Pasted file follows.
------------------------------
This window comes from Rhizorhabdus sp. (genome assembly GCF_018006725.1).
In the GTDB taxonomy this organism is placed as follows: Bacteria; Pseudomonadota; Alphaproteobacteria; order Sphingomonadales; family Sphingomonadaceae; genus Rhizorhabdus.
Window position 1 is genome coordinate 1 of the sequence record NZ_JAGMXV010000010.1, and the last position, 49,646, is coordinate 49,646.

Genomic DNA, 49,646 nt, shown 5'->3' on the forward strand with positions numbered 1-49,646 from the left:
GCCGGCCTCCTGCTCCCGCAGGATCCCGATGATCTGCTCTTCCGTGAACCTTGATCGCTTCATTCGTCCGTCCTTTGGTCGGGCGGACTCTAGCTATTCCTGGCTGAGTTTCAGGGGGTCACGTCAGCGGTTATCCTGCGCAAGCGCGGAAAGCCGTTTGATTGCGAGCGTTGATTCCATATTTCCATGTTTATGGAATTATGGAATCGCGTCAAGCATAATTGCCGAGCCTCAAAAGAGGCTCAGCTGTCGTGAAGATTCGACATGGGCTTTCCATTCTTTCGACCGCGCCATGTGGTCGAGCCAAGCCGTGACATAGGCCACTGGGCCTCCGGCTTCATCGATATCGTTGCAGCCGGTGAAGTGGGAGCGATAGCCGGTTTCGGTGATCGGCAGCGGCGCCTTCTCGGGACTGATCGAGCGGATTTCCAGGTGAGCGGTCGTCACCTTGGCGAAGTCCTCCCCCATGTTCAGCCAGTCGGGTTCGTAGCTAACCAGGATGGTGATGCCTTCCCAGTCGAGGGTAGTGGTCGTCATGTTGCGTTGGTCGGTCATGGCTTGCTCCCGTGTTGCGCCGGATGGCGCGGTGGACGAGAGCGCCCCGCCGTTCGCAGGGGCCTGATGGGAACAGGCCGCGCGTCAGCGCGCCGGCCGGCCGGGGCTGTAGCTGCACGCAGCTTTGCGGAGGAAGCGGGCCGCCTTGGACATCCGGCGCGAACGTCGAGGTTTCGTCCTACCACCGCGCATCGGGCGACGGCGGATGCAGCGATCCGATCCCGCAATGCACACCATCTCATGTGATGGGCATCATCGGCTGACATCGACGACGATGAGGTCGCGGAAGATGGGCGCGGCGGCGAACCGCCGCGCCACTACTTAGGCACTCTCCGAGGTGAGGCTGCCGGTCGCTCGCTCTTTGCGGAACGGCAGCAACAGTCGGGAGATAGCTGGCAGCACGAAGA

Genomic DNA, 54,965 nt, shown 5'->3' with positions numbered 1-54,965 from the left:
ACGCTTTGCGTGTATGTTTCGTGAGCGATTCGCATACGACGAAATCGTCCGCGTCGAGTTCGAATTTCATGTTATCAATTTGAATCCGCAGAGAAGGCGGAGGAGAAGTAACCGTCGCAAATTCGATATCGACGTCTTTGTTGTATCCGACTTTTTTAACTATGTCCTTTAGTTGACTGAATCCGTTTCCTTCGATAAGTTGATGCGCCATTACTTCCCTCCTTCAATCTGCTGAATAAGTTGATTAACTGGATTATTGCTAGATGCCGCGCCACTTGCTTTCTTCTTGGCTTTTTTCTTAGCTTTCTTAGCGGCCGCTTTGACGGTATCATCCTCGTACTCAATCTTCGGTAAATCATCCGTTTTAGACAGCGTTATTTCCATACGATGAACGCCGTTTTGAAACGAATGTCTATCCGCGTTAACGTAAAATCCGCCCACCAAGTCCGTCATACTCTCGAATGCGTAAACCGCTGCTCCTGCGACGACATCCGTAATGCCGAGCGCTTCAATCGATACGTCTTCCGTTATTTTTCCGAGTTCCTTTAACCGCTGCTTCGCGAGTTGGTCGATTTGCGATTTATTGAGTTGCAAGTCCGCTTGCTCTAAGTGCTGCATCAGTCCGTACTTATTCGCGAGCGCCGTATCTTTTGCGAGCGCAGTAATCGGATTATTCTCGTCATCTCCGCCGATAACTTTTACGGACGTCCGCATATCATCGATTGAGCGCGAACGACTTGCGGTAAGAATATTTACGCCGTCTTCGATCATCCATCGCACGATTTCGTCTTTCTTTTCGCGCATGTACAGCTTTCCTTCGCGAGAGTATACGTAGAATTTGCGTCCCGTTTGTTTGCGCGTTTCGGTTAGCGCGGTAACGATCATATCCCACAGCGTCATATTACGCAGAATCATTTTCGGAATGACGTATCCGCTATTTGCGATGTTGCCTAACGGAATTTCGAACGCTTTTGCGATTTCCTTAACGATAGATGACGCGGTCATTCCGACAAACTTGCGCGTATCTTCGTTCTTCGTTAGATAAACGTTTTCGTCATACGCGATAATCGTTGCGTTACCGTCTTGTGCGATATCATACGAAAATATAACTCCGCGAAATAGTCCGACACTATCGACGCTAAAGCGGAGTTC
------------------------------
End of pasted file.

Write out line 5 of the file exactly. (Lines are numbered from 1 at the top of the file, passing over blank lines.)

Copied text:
GCCGGCCTCCTGCTCCCGCAGGATCCCGATGATCTGCTCTTCCGTGAACCTTGATCGCTTCATTCGTCCGTCCTTTGGTCGGGCGGACTCTAGCTATTCCTGGCTGAGTTTCAGGGGGTCACGTCAGCGGTTATCCTGCGCAAGCGCGGAAAGCCGTTTGATTGCGAGCGTTGATTCCATATTTCCATGTTTATGGAATTATGGAATCGCGTCAAGCATAATTGCCGAGCCTCAAAAGAGGCTCAGCTGTCGTGAAGATTCGACATGGGCTTTCCATTCTTTCGACCGCGCCATGTGGTCGAGCCAAGCCGTGACATAGGCCACTGGGCCTCCGGCTTCATCGATATCGTTGCAGCCGGTGAAGTGGGAGCGATAGCCGGTTTCGGTGATCGGCAGCGGCGCCTTCTCGGGACTGATCGAGCGGATTTCCAGGTGAGCGGTCGTCACCTTGGCGAAGTCCTCCCCCATGTTCAGCCAGTCGGGTTCGTAGCTAACCAGGATGGTGATGCCTTCCCAGTCGAGGGTAGTGGTCGTCATGTTGCGTTGGTCGGTCATGGCTTGCTCCCGTGTTGCGCCGGATGGCGCGGTGGACGAGAGCGCCCCGCCGTTCGCAGGGGCCTGATGGGAACAGGCCGCGCGTCAGCGCGCCGGCCGGCCGGGGCTGTAGCTGCACGCAGCTTTGCGGAGGAAGCGGGCCGCCTTGGACATCCGGCGCGAACGTCGAGGTTTCGTCCTACCACCGCGCATCGGGCGACGGCGGATGCAGCGATCCGATCCCGCAATGCACACCATCTCATGTGATGGGCATCATCGGCTGACATCGACGACGATGAGGTCGCGGAAGATGGGCGCGGCGGCGAACCGCCGCGCCACTACTTAGGCACTCTCCGAGGTGAGGCTGCCGGTCGCTCGCTCTTTGCGGAACGGCAGCAACAGTCGGGAGATAGCTGGCAGCACGAAGA